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WordPress Theme: What Would Make You Pay for a Theme?

I am currently working on a paid WordPress theme system, and I was wondering what it would take for people to spend money on a WordPress theme? Does it come down to constant development and updates, support, or some killer feature?

In about a week or so, I’ll be releasing a theme that I think will surprise people, but I am already looking at future versions, and want to offer the best product possible to the WordPress community.

Why is it going to be a paid theme?
The simple fact is that if I want to provide support, continuously develop the theme, and develop a real marketing plan, the theme had to be a paid theme rather than a free one.

That doesn’t mean that I take this lightly though, as the theme will blur the line between themes and plugins. I think you’ll all be very excited.

If there is a feature your favourite theme is missing, now is the time to speak up. If it doesn’t get integrated into the one I am working on, I am sure the Blogging Pro audience is listening and some of them are amazing WordPress theme developers as well.

Categories: WordPress Themes

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Comments

  1. Sid W says: 1/23/2009

    There are some seriously awesome LOOKING free themes out there. For me to drop cash on a theme it would have to DO something for me the standard free themes don’t. I don’t know what exactly that is. But there had better be features that make whatever the investment is seem worth it.
    From your vague descriptions (I know you don’t want to let the cat out of the bag too soon) it seems like it will have some functionality and not just look pretty.
    Looking forward to it.

    Reply

  2. Vince ) says: 1/23/2009

    I’m looking forward to seeing your theme. As for what would it need for me to pay for it? There are so many free themes out that about anyone should be able to find one that works for them. So saying that it would have to be something that blows my mind.

    Reply

  3. Stephen M. James says: 1/23/2009

    If it was commissioned and custom to me. :-)

    Reply

  4. Rick says: 1/23/2009

    It would be unlikely for me to buy a theme. I am able to customize the free ones myself, though only at a basic level. If the paid theme had a high level of customization so that the look could be made to be very different from someone else’s blog that had the same theme then it might be useful. For example, being able to change the colors, choose the number of columns, being able to change the banner image with a refresh (like on my blog), editable footer, etc. And not having to touch the html.

    I guess another approach would be to provide ten or twenty different style themes in the package if customizing is too difficult.

    I wonder though that if a free theme was given out, wouldn’t there be an increase in traffic such that your ad revenue would increase? Especially if there was ongoing support and/or development.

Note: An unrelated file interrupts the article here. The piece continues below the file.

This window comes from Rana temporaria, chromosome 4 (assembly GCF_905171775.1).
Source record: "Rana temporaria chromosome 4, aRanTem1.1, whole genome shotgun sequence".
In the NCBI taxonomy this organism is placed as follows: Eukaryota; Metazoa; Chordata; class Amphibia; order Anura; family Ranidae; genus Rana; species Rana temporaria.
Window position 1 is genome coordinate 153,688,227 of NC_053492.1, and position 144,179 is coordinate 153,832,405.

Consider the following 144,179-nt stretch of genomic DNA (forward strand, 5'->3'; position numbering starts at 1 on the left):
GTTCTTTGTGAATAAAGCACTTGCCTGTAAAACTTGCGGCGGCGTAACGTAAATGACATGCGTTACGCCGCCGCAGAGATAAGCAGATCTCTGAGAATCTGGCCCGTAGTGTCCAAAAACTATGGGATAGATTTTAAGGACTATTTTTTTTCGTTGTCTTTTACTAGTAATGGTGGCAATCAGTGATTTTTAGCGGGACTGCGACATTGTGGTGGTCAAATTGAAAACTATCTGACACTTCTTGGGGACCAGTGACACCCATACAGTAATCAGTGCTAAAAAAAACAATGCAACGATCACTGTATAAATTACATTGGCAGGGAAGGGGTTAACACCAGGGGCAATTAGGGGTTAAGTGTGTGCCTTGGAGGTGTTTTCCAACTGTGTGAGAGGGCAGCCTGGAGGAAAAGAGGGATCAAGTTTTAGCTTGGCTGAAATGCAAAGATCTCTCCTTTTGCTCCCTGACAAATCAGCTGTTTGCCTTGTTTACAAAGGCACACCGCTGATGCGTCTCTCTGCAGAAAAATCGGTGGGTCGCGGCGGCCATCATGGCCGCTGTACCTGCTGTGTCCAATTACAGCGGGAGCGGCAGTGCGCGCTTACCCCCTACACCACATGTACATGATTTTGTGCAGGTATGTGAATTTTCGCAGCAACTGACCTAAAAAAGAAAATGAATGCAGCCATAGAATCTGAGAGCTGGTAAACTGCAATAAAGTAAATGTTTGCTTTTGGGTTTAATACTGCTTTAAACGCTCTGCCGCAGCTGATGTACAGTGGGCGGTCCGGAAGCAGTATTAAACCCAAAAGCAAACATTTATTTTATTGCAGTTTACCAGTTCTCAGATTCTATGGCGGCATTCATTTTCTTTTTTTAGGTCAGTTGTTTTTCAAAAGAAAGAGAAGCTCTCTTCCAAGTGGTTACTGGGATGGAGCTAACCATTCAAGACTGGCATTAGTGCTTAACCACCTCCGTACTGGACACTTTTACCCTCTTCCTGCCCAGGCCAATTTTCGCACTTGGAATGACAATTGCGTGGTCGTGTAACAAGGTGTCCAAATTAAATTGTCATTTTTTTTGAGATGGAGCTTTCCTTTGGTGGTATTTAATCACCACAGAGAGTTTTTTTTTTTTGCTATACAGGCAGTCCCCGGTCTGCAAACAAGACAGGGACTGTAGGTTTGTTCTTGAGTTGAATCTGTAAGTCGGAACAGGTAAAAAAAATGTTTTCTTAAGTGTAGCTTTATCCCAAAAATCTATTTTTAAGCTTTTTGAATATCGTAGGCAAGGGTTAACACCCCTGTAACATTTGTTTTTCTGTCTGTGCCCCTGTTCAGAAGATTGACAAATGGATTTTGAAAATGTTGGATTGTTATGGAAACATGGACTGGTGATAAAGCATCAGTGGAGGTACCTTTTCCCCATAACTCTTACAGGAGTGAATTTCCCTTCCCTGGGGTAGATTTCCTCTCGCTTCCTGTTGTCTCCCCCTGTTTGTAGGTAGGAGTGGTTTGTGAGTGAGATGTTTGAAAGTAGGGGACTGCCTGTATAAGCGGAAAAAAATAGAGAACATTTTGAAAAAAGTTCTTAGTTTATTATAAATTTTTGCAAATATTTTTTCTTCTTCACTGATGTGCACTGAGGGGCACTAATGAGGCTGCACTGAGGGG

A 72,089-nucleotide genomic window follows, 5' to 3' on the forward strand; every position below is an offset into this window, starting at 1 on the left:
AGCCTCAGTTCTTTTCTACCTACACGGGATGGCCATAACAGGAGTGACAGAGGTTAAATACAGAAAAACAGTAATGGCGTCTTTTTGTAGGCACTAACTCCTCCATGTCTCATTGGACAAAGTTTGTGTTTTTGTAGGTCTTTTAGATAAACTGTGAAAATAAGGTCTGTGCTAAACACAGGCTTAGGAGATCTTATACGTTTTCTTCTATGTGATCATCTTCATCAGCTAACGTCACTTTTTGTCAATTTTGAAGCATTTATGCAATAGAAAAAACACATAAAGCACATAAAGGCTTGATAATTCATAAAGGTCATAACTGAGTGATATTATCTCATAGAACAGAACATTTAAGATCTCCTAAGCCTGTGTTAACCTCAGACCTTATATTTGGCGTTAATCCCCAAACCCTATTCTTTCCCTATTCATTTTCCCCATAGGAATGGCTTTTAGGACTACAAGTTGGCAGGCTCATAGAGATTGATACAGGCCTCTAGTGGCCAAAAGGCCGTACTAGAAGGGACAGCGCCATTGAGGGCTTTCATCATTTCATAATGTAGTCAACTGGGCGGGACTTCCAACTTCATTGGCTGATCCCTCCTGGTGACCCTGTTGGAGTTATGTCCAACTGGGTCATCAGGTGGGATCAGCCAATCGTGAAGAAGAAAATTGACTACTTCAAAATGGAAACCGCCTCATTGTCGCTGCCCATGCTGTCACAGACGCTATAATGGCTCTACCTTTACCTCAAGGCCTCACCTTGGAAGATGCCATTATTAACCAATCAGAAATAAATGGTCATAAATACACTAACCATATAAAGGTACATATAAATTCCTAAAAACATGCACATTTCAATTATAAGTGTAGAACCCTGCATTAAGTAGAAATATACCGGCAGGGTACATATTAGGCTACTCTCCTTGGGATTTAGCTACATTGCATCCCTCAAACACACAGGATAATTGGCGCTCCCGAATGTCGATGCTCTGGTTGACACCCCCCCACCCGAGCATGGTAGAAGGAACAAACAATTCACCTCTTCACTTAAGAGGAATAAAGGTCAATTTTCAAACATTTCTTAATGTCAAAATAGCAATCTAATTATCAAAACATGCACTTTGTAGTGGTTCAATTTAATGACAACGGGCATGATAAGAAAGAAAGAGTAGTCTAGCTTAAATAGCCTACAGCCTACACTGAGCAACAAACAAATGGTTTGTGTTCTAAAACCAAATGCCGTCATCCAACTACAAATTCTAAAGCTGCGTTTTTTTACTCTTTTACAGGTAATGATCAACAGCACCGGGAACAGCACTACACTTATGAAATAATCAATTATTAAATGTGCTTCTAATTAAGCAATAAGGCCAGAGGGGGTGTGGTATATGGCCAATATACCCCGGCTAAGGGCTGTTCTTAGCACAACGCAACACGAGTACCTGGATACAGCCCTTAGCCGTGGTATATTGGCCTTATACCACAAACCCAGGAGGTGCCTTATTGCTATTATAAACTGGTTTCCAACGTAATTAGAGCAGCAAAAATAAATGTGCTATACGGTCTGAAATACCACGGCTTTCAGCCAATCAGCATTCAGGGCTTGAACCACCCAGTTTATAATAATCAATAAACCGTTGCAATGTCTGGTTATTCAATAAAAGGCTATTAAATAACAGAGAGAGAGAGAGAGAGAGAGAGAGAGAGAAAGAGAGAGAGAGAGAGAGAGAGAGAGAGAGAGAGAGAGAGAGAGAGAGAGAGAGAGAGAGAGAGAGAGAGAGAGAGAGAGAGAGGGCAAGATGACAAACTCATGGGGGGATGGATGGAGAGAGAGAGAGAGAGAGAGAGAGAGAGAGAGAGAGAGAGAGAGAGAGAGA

Reply

  5. David ) says: 1/23/2009

    Rick – As you can understand, with the decrease in ad revenue due to the economy, anyone that thinks ad revenue will cover all business online are no, unfortunately, dreaming.

    Also, this theme has nothing to do with Blogging Pro or Splashpress media, just a project outside of that I am launching. :)

    As for your customization concerns, they should hopefully be met by what I am working on ;)

    Reply

  6. Susan says: 1/23/2009

    It would definitely have to incorporate new ideas as far as coding, display and design to purchase a premium theme. More pluses: Being more ‘user-friendly’ with lots of customization, always is a winner. Oh..and of course, beautiful/clean coding!

    Reply

  7. gestroud says: 1/24/2009

    I agree with some of the other commentors. There are so many customizable free themes available, I think that the only way I would pay for a theme these days would be if it was designed specifically for me.

    Reply

  8. Calítoe.:. says: 1/24/2009

    I would pay to have an elastic theme, that is, that it’s suitable for several screen resolutions. A “huge” (I honestly think it’s a lot) 10% of my users are still using 800×600 and I owe them respect. I hate having to spend so much time on tweaking themes to adapt them to lower resolutions.

    Reply

  9. blogmeyers says: 1/25/2009

    Just discovered your blog today but this question caught my attention. I’m a layperson when it comes to coding but even I can do basic customizations. Still, I might consider paying for a theme, if it had CMS functionality built-in with dynamic page layouts and was easily customizable with a crap load of theme options. Even then, I wouldn’t pay much (under $50) but a theme that is extremely versatile and simple to customize (no coding needed) would probably be worth it.

    Reply

  10. Ron Hager says: 1/25/2009

    I use K2 which is free and well supported. I would be very interested in a feature by feature comparison of it and your theme.

    Reply

  11. Votre says: 1/26/2009

    As others have noted, the one thing that really tips the balance and inspires someone to put their hand in their pocket is uniqueness.

    More than features, more than support, more than just about anything else, having an exclusive, visually distinctive and well-designed theme is what people are willing to pay for.

    Reply

  12. Adriana says: 2/25/2012

    thanks for share!

    Reply

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